I'm getting a little in the weeds today with this Star Wars book review. This book is part of the new canon, but it is actually based off of some unproduced scripts from The Clone Wars Cartoon. I am glad we got to see this story in book form. I think Christie Golden did a great job of telling us this story, and Marc Thompson was an amazing narrator as always.

I think this book is pretty pivotal for the prequels and how the Jedi lost their way. The Clone Wars really made them go back on everything they believed in. The plot of this novel is that the Jedi Council decide that they want to order Count Dooku's assassination, and need someone to get his ex-apprentice Asajj Ventress to help them. The peacekeepers of the galaxy want to assassinate someone! That's crazy! The war has affected them so much that they will go to any length to stop it. I think this is where the Jedi really start to lose their way, because they aren't really holding up to their own values. They say the Sith are evil, but would the Jedi of old order a assassination on their enemies? I think not, and I think it's a sign that even if Order 66 didn't happen, perhaps the Jedi would have crumbled in their own way.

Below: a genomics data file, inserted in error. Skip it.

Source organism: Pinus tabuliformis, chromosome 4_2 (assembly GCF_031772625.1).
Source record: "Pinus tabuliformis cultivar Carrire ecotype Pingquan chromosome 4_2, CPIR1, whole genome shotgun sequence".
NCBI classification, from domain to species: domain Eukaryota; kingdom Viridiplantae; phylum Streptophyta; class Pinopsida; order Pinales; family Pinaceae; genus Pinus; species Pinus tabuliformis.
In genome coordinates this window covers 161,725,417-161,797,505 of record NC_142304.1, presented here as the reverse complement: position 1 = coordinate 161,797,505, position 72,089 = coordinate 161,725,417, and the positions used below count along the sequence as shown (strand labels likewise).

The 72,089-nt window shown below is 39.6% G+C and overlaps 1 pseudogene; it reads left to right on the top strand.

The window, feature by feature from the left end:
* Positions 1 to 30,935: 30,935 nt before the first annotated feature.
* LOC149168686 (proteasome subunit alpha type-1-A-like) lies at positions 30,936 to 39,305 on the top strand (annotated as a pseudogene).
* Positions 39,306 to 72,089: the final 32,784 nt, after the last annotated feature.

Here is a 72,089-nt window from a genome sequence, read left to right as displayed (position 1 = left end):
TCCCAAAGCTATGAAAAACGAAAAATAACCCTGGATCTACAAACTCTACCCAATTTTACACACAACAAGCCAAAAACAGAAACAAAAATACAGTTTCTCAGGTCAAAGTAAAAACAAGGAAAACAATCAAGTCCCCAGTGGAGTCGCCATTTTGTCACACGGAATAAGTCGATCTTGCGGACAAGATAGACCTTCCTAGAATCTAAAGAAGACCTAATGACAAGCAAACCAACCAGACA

This story centers around Quinlan Vos, a kinda of reckless Jedi that is sent on a lot of undercover missions. It's clear that the Jedi Council does not approve of how he goes about his missions, but he gets results so they kind of just put up with him. You can tell right off the bat that Obi-Wan has had enough of his B.S. Poor Obi-Wan he seems to always have to deal with reckless Jedi, first Anakin & then Quinlan. I loved Quinlan, he was this roguish character that was such a sarcastic little shit! I loved him!

Asajj has always been an interesting character to me, but I didn't totally love her in the cartoon. This novel opens up more about her backstory, that I might have missed in the clone wars, and I just find her really fascinating. I don't know what it says about me, but I seem to have a love for female force wielders that had a love affair with the dark side and come back from it to just live their life however they want. (See also Mara Jade Skywalker). Asajj's story arc after she was discarded by Dooku was way more interesting to me. I loved seeing her be a coldhearted bounty hunter that was just out for credits, so I loved seeing her slowly team up with Quinlan and start to warm up to him. I also find her backstory on Dathomir really fascinating, so I was glad we were able to go back there with this story.